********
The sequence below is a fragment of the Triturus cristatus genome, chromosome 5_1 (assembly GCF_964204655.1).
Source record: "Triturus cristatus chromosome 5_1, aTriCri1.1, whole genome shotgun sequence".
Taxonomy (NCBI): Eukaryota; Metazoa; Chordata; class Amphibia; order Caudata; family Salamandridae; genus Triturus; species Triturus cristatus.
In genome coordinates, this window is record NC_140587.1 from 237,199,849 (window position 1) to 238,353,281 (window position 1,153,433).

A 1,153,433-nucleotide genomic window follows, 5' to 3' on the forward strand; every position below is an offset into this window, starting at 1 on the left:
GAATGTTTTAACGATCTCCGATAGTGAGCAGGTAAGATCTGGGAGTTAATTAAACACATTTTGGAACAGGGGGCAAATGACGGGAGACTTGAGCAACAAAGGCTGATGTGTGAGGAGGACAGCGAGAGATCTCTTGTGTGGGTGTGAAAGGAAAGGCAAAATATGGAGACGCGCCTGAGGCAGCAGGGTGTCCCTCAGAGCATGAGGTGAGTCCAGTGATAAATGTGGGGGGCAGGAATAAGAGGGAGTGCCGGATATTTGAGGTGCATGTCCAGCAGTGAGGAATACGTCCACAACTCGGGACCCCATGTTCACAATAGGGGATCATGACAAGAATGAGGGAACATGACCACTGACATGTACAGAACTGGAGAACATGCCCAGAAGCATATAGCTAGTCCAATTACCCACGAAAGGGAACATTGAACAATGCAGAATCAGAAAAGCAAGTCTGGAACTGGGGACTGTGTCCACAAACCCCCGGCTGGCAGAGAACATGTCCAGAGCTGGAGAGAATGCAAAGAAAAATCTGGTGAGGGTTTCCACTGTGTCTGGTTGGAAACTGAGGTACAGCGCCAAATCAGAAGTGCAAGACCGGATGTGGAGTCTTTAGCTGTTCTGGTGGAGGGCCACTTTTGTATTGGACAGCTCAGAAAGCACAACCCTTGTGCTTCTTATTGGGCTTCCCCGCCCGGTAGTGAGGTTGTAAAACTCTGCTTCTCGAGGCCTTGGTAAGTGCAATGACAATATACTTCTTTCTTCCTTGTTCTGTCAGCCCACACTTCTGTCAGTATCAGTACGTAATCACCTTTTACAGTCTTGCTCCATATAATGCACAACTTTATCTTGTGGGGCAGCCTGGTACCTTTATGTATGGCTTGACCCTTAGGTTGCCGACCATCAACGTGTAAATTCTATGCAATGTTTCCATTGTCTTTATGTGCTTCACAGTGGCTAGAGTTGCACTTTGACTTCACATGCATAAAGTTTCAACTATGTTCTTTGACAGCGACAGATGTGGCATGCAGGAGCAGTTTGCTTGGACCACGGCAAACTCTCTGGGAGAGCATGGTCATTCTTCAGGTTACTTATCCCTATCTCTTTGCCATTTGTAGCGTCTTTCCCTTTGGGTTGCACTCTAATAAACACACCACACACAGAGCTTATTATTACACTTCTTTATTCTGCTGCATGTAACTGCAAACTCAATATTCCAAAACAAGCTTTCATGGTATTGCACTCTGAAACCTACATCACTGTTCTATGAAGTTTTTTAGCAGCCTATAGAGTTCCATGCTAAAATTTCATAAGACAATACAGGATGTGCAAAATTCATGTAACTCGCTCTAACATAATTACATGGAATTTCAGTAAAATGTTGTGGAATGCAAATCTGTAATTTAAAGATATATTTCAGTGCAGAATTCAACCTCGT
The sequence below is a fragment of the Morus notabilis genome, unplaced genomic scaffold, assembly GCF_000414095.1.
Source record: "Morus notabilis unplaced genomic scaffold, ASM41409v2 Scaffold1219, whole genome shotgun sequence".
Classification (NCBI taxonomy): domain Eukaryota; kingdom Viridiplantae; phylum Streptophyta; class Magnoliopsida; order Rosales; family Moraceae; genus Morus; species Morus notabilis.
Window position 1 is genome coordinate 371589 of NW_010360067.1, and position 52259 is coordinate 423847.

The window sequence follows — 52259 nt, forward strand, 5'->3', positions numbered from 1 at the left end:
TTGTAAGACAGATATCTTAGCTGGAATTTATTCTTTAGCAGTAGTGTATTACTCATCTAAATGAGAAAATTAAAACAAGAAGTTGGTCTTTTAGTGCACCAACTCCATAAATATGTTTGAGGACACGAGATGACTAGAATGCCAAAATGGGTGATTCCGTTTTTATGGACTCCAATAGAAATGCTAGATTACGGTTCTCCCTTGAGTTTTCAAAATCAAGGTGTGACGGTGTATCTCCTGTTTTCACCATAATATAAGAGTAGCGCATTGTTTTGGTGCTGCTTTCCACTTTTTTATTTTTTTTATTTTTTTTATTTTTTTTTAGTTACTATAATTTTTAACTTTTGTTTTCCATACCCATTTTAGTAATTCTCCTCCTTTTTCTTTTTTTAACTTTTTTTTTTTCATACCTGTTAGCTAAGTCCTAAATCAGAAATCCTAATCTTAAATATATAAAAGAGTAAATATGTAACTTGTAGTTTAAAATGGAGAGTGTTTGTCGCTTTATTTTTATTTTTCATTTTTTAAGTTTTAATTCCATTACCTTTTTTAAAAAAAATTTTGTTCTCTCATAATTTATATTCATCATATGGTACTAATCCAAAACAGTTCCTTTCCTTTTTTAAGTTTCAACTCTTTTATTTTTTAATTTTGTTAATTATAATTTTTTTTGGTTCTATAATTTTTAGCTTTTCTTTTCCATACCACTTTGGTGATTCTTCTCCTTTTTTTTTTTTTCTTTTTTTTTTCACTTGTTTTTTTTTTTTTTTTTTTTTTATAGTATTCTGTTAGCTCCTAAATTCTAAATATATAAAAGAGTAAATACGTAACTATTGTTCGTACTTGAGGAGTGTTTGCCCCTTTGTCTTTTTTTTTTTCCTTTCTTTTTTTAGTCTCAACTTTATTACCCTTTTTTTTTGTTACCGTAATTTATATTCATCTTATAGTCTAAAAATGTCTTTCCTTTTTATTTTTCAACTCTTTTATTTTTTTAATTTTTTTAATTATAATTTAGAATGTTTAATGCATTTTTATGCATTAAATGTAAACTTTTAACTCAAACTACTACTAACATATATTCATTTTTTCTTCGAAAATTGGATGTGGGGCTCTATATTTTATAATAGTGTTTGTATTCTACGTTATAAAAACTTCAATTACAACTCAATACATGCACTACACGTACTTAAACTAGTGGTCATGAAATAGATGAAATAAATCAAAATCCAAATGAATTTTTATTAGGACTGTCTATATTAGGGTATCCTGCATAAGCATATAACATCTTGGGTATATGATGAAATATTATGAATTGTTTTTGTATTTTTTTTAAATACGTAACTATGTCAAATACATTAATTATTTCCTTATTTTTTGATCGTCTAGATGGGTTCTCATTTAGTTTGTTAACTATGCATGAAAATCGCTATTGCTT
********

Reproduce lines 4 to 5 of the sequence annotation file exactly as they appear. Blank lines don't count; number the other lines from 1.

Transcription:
In genome coordinates, this window is record NC_140587.1 from 237,199,849 (window position 1) to 238,353,281 (window position 1,153,433).

A 1,153,433-nucleotide genomic window follows, 5' to 3' on the forward strand; every position below is an offset into this window, starting at 1 on the left: